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Queen Elizabeth: Crowds watch as city bends to weight of royal family

Ahead of the procession from Buckingham Palace, the public stood, climbed and balanced precariously for a last look

Outside Downing Street, the day staff from the offices around Number 10 nipped through the security gates shortly before 2pm, the desks abandoned and the phones unanswered for the moments when the power streets of the metropolis downed tools and stood to attention. By then, the procession route, mapped and marked by metal railings and a heavy police presence, was lined with the public. The balconies along Whitehall were filled. The public stood on foldaway step ladders, they sat on the high balustrades, they balanced precariously between lampposts and pavement pillars. All for a last look.

At precisely 2.22pm, Queen Elizabeth’s casket, placed on a horse-drawn gun carriage, left Buckingham Palace. Sunshine had returned to the city. The new monarch, King Charles III, walked behind his mother’s coffin wearing military uniform, accompanied by Princess Anne, Prince Edward and Prince Andrew, who was not in uniform. Behind them walked Princes William and Harry — echoes of that forlorn boyhood walk behind their late mother Diana. Applause rippled along the route which took the cortege along the Mall, through Horse Guards Parade before the strait along Whitehall and into Westminster Hall. The procession was unhurried but nonetheless moving at a fair clip, under a hot sun, while the Scots Guards and Grenadier Guards played funeral march compositions by Beethoven and Mendelssohn. Tens of thousands of camera phones caught the moment.

“The last time I took a photograph from here was Mrs T” a veteran snapper, perched on portable steps told those around him.

“It was supposed to slow down here — but it swooshed by.”


A full nine years have slipped by since Margaret Thatcher died. But prime ministers come and go: for the lifespan of the vast majority of people in the United Kingdom, this week has felt unique: the end of a figurehead who has featured clearly in the background of their lives.

“We couldn’t get to Edinburgh so I just booked some tickets on Sunday not knowing this was actually all happening today. So I’ve taken the girls out of school,” said Elizabeth Gawthorpe, who stood with her mum, Brenda Finan, and daughters Alice and Poppy just across from Westminster Hall. They had travelled from the West Yorkshire village of Ledsham and waited for several hours before the procession finally passed by them. It was the silence, quiet enough to hear the horse hooves between the strains of the brass instruments, which they found most affecting.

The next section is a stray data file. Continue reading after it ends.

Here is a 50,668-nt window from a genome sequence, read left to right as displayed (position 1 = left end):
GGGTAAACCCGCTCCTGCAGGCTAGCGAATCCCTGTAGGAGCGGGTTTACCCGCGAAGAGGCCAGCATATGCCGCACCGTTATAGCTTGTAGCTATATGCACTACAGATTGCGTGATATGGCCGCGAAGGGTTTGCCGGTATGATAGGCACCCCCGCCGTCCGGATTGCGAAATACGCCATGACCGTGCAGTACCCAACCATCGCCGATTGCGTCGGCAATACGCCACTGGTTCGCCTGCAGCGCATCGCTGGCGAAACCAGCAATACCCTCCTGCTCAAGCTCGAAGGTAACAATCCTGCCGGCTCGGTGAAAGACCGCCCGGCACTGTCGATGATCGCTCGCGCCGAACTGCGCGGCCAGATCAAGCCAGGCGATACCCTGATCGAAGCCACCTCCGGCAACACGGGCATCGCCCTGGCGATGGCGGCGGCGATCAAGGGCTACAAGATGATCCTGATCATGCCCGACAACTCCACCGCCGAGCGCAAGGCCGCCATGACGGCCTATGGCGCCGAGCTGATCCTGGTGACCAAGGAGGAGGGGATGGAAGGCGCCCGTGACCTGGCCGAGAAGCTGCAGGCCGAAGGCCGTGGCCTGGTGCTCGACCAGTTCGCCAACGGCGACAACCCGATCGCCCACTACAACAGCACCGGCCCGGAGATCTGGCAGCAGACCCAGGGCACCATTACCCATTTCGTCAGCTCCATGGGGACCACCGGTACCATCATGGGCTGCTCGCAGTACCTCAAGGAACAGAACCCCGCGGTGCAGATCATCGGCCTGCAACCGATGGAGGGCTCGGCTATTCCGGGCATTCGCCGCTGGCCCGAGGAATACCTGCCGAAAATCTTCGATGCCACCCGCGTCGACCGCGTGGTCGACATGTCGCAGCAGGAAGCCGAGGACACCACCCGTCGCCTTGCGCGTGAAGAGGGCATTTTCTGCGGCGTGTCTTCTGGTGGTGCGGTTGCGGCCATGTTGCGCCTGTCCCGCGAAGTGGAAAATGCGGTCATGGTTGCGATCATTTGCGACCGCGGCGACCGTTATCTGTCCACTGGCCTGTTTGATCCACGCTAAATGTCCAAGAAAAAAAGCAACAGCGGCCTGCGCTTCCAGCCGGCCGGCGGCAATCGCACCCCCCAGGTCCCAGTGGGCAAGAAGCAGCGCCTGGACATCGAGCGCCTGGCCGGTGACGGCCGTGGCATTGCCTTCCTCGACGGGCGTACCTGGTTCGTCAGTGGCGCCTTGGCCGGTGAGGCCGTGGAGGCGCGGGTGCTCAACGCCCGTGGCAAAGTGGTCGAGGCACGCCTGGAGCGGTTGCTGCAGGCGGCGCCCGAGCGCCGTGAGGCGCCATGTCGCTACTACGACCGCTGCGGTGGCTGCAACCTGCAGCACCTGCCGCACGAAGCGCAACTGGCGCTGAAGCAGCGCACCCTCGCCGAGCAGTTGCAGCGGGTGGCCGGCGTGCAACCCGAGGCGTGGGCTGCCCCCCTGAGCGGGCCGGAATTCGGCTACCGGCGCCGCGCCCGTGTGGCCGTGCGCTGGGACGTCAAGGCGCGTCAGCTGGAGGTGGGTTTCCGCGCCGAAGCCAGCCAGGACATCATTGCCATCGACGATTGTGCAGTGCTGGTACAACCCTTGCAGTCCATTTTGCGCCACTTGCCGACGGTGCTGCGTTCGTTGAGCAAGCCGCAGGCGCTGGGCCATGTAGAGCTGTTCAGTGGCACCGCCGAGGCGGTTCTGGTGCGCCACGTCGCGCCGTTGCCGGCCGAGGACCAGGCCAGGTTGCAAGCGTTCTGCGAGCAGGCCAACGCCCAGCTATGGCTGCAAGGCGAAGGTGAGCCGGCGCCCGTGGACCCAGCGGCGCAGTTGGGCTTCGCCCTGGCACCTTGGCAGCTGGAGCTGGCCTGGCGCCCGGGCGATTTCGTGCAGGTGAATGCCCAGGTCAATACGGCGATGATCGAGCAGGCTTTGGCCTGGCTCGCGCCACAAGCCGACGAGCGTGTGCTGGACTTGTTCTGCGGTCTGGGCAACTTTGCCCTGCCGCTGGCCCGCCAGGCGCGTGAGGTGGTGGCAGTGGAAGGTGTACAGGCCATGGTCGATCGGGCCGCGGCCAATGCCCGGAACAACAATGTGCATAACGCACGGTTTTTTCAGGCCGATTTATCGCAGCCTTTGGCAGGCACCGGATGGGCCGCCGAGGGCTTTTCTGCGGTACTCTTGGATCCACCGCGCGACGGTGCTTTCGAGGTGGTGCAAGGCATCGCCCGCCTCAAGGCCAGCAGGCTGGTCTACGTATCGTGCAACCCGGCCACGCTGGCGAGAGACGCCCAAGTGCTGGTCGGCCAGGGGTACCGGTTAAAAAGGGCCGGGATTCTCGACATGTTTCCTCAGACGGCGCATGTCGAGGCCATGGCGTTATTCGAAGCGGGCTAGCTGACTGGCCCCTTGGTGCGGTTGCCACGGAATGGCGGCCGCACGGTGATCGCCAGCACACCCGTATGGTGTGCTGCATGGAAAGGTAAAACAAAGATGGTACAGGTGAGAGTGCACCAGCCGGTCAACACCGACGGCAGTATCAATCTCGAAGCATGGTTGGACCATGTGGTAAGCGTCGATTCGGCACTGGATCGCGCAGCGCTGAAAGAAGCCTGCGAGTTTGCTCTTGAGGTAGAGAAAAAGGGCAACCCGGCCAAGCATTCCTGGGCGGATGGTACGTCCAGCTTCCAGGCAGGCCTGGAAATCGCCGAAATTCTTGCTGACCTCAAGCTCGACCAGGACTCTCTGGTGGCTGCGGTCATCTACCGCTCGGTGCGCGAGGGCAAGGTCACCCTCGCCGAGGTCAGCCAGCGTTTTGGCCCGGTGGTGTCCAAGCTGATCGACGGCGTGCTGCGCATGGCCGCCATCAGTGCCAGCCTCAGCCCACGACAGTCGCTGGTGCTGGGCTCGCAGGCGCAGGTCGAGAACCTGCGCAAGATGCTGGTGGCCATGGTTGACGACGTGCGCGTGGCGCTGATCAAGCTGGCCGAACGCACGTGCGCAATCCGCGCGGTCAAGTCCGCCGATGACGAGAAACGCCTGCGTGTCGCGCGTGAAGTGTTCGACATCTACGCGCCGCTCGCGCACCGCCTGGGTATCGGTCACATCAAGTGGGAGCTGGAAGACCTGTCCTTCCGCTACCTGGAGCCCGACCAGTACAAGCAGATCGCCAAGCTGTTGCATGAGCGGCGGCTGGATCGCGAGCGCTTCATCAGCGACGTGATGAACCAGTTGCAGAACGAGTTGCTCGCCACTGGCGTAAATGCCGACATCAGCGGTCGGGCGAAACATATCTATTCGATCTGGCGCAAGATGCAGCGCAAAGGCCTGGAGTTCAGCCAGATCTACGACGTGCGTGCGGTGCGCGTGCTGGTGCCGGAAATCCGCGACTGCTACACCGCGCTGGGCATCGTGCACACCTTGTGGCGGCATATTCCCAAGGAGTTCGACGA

“The atmosphere ... everything went really quiet,” says Elizabeth.

“It was very dignified. Very emotional.”

Ledsham has just 30 houses. The entire village — 30 households — held a street party to celebrate the jubilee. The Gawthorpes use all royal celebrations as a reason to celebrate. Elizabeth met Prince Charles once, maybe 20 years ago, after fundraising efforts for a hospice. She’s optimistic that he can become a success as monarch and considers the gruelling litany of duties of the past few days, where the balance of grieving son and king has been tilted towards the latter.

“To a certain extent, they are damned if they do and damned if they don’t”, Elizabeth Gawthorpe said.

“If they hadn’t gone around to all the nations, everybody would be saying, why haven’t they? And they have and people are asking, why aren’t they grieving? So I think after this they need to take a moment to be with their family.”

This being London, tourists — wide-eyed that their visit had coincided with such a momentous occasion — took their place along with the merely curious. What they saw was the machinery of the city — the metropolitan police, the transport workers — bending to the weight of influence of the royal family.

Inside Westminster Hall, prime minister Liz Truss took her place among a series of political figures. But the peculiar hold that this 96-year-old woman retains over her subjects meant that for the tens of thousands on the streets, everyone else was invisible. Eyes were glued to the casket, draped in the royal standard. When it was carried into the cool of the hall, the orb and scepter, commissioned for the coronation of Charles II in 1661, was placed on the casket.

Within an hour, the roads were reopened and the tube stations full. The emergency services tended to those few who had been overcome by the heat, the fatigue, by the day itself. The news channels reported that lines of mourners waiting to stand before the queen’s casket stretched for two miles as the evening fell.